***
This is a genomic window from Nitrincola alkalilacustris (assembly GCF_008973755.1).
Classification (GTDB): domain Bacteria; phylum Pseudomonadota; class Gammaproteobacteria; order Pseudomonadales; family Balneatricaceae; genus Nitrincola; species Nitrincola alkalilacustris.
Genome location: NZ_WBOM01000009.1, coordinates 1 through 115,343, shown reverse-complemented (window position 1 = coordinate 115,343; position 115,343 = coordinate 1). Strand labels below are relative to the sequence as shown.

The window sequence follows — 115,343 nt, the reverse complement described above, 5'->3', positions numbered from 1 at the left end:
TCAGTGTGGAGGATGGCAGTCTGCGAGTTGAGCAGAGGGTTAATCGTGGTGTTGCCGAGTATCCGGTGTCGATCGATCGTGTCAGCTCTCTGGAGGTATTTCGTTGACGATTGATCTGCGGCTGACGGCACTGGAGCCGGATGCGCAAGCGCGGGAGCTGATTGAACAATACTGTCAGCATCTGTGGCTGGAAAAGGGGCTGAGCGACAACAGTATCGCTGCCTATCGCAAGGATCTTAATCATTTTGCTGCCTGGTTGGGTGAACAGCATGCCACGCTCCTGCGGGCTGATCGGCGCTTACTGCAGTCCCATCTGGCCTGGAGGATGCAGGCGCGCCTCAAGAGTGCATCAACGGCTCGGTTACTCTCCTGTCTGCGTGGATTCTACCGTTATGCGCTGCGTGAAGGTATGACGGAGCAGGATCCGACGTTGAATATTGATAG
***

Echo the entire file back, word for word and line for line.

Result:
This is a genomic window from Nitrincola alkalilacustris (assembly GCF_008973755.1).
Classification (GTDB): domain Bacteria; phylum Pseudomonadota; class Gammaproteobacteria; order Pseudomonadales; family Balneatricaceae; genus Nitrincola; species Nitrincola alkalilacustris.
Genome location: NZ_WBOM01000009.1, coordinates 1 through 115,343, shown reverse-complemented (window position 1 = coordinate 115,343; position 115,343 = coordinate 1). Strand labels below are relative to the sequence as shown.

The window sequence follows — 115,343 nt, the reverse complement described above, 5'->3', positions numbered from 1 at the left end:
TCAGTGTGGAGGATGGCAGTCTGCGAGTTGAGCAGAGGGTTAATCGTGGTGTTGCCGAGTATCCGGTGTCGATCGATCGTGTCAGCTCTCTGGAGGTATTTCGTTGACGATTGATCTGCGGCTGACGGCACTGGAGCCGGATGCGCAAGCGCGGGAGCTGATTGAACAATACTGTCAGCATCTGTGGCTGGAAAAGGGGCTGAGCGACAACAGTATCGCTGCCTATCGCAAGGATCTTAATCATTTTGCTGCCTGGTTGGGTGAACAGCATGCCACGCTCCTGCGGGCTGATCGGCGCTTACTGCAGTCCCATCTGGCCTGGAGGATGCAGGCGCGCCTCAAGAGTGCATCAACGGCTCGGTTACTCTCCTGTCTGCGTGGATTCTACCGTTATGCGCTGCGTGAAGGTATGACGGAGCAGGATCCGACGTTGAATATTGATAG